Music is often called "poetic"—perhaps a failure of critical language—when it achieves something sublime. We use the word "poetic" a lot to describe things that are liminal, numinous, transcendent, archetypal, and sublime. It is in some ways a cheap fill-in word, that doesn't really mean a lot. But can a non-verbal poetry be poetic? That is still an open question.

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5 Comments:

Blogger Jim Murdoch said...

A "poetry of only images and musicality" - is that not what the Qatsi trilogy is?

10:14 AM  
Blogger Art Durkee said...

Well, but the point was: can you call it poetry if there are NO words in it? That's an open question. That's why I got into the distinction between "poetry" and "poetic." In terms of my personal taste, Godfrey Reggio occasionally rubs me the wrong way; he's almost too sincere at times. By contrast, Ron Fricke seems to almost read my mind, and I'm usually sympatico with him. Ditto Beryl Korot, whose collaborative work with Steve Reich, "Three Tales: Hindenburg, Bikini, Dolly" is must-see viewing for anyone interested in this genre.

Here's the thing. People know about the Qatsi trilogy, it's the most famous set of films in this genre. But there are many other films just as good, or better. I've mentioned a few that are readily available. I want to expand the discussion beyond just the Qatsi trilogy.

11:27 AM  
Blogger Jim Murdoch said...

The problem here, Art, is that I'm out of my depth. I've seen the first two Qatsi films and screwed up taping the third one, although I have all three CDs and listen to them regularly.

I don't know the names you mention, Reich excepted, but then I don't know so many names I see online that people drop. Basically I've been out of the loop for over ten years and even then I was playing catch-up.

Poetry is just a subset of Art and I get tired with all the arguments and one-upmanship crap. If a guy kicking a football into a goal mouth can be called "poetry in motion" then of course all the things we're talking about can be poetry too.

My main problem is accessibility and I won't go on about what problems I have there, suffice to say I'm pretty much housebound so I rely on the TV and the Internet for my art and you know just how much we get in our inboxes every day. I can barely keep pace with what I have right now without searching out more. I have to draw the line. I have books, movies and CDs that have been lying around for months that I've not got to without looking for more. Art should not be a burden and when it becomes a chore to read a book then I think it's time to re-asses ones priorities, don't you?

Went a bit off target there. Sorry.

12:09 PM  
Blogger Art Durkee said...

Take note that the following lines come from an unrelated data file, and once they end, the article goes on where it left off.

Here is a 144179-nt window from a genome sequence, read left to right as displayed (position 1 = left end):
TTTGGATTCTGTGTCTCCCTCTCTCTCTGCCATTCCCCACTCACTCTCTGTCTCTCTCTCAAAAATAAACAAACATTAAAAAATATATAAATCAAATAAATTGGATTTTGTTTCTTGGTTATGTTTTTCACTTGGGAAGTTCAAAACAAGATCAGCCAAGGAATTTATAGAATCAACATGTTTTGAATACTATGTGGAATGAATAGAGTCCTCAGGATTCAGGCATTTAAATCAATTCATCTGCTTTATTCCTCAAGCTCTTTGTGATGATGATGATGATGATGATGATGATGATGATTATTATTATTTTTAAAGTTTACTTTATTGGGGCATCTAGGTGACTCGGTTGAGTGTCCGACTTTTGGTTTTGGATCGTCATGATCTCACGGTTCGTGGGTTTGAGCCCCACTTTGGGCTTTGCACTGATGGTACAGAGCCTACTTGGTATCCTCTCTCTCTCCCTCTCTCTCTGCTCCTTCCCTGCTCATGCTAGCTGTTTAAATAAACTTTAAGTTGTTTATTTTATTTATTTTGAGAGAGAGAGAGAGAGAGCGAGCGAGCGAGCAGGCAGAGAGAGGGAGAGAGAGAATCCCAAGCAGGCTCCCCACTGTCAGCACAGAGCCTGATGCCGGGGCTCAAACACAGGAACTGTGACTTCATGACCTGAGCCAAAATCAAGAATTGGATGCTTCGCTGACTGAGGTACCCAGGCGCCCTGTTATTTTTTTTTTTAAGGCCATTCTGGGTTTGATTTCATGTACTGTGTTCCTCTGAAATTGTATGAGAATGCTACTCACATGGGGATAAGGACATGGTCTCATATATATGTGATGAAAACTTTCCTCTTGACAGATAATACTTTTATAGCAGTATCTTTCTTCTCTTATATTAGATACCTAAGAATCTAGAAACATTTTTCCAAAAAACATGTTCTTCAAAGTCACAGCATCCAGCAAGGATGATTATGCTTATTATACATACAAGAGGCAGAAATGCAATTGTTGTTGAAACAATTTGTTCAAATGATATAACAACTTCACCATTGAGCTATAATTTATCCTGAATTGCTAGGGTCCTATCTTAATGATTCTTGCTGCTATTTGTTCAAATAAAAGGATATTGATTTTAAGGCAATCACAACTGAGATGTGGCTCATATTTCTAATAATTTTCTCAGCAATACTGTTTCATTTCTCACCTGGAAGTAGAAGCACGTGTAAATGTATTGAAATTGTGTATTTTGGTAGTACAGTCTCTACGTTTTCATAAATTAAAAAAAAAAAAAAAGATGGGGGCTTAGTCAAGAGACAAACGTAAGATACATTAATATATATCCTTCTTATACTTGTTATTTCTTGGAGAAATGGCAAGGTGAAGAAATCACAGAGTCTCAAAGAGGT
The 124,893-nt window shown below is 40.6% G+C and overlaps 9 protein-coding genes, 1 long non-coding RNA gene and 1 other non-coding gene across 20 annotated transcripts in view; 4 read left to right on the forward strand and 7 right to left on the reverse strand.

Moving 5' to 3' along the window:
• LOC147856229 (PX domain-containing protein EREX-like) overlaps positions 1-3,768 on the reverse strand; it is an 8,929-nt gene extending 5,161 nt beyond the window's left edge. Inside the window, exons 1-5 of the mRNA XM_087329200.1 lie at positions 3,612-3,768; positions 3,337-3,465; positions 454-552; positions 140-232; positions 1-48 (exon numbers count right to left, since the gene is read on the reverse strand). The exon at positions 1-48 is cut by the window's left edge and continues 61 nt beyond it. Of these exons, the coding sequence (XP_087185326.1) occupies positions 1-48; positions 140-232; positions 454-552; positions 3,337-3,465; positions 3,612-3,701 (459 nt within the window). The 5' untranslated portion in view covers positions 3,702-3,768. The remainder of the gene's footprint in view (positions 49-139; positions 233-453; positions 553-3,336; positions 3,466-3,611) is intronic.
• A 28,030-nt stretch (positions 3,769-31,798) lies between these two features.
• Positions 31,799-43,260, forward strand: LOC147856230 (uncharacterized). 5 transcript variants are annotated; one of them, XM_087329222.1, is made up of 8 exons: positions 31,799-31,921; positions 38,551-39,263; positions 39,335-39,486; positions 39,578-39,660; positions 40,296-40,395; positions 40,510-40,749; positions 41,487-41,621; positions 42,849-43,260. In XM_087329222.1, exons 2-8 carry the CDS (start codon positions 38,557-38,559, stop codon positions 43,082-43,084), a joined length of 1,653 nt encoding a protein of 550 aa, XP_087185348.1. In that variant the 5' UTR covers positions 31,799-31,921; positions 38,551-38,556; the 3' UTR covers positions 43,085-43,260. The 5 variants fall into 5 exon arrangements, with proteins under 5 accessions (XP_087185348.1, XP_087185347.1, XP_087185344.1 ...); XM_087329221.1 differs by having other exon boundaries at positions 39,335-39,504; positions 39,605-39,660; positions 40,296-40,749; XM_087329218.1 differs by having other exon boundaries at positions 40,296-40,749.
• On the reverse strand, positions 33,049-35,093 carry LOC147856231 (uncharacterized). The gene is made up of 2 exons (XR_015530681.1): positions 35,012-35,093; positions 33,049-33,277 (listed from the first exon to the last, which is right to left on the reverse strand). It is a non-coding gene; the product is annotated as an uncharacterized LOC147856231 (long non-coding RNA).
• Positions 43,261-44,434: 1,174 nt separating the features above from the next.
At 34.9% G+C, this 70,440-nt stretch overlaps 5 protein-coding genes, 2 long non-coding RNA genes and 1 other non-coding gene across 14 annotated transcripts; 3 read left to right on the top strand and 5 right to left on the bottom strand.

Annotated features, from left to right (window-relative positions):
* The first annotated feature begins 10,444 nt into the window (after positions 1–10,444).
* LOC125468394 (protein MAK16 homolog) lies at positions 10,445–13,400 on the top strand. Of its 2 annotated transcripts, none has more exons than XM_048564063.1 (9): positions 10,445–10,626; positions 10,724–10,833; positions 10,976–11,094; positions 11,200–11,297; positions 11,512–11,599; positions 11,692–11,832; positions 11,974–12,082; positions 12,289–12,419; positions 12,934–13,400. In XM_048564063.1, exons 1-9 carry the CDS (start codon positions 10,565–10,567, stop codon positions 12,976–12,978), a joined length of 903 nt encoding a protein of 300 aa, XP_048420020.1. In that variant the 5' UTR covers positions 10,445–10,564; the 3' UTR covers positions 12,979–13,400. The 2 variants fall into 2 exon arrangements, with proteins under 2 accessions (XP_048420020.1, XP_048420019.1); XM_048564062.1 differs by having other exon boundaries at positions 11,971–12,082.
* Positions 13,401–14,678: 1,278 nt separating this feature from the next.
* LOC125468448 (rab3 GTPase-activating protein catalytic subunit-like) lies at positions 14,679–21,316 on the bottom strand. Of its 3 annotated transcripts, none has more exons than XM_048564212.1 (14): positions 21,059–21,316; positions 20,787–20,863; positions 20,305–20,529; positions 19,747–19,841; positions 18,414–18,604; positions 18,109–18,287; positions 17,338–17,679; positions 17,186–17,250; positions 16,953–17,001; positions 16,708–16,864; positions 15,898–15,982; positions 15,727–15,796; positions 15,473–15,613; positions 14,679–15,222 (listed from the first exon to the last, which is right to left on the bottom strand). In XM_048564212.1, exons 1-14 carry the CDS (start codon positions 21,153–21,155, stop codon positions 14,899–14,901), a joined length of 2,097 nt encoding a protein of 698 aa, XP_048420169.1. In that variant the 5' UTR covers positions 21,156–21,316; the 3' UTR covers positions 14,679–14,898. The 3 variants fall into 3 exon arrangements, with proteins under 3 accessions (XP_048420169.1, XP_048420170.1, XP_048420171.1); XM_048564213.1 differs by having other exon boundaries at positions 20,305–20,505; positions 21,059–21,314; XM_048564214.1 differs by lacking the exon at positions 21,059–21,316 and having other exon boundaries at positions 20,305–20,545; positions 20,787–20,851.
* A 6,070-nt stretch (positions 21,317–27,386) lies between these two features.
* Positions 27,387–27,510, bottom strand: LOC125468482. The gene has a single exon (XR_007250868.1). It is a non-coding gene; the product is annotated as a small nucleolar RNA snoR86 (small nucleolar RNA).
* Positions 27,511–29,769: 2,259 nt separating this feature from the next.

While I agree that it shouldn't be a chore and should always be done out of love and desire and interest, I would reply that, these days, even totally housebound and rurally isolated folks can see almost everything I'm talking about if they do a simple Google or YouTube search. I invite them to research what I'm talking about, but I won't necessarily do it FOR them.

I feel no need to apologize for throwing out more names than most of my friends can keep up with; I've always taken more in, and resynthesized it, than most of my friends could keep up with. The flip side of that is that I have several friends who come to me as a sort of artistic reference librarian, some of whom are artists and some of whom are not. I do understand the frustration of trying to keep it all clear and in the air, especially in these days of overstimulation and oversaturation with useless information via all the media.

I understand about being out of the loop. I feel that way too, in some arenas. At the same time, I've been doing art and music and poetry for a very long time now, and I don't care if I know everything there is to know about say, flarf. A lot of that is fashionable ephemera, rather than durable literary evolution. I have read a great deal about LangPo because I've wanted to try to understand why the poetry doesn't live up to its own theoretical ideology in terms of quality. LOL Again, I've always been an aggressive researcher, and a compleatist, so I don't feel any need to apologize for that. You can also view it as my other friends do, a recommendation to go seek something out.

I agree about the one-upmanship and egotism crap in all the arts. At the same time, I'm clear that I'm not doing that. I may have a critical opinion or two, but they're all formed from research and experience, not from thin air. If I haven't seen a movie, I don't talk about it; if I've read a book, I feel free to disagree with the critical consensus, if I think the consensus is wrong, and cite why I think so. It's the job of the critic TO have opinions, and while most artistic criticism is basically personal taste justified, I try to do more than that. We can always disagree, of course.

Bit of a tangent there, too. Ah well.

1:29 PM  
Blogger Kazen Sama said...

thanks for this wonderful info =) haven't read it yet, but i will after this.

4:30 AM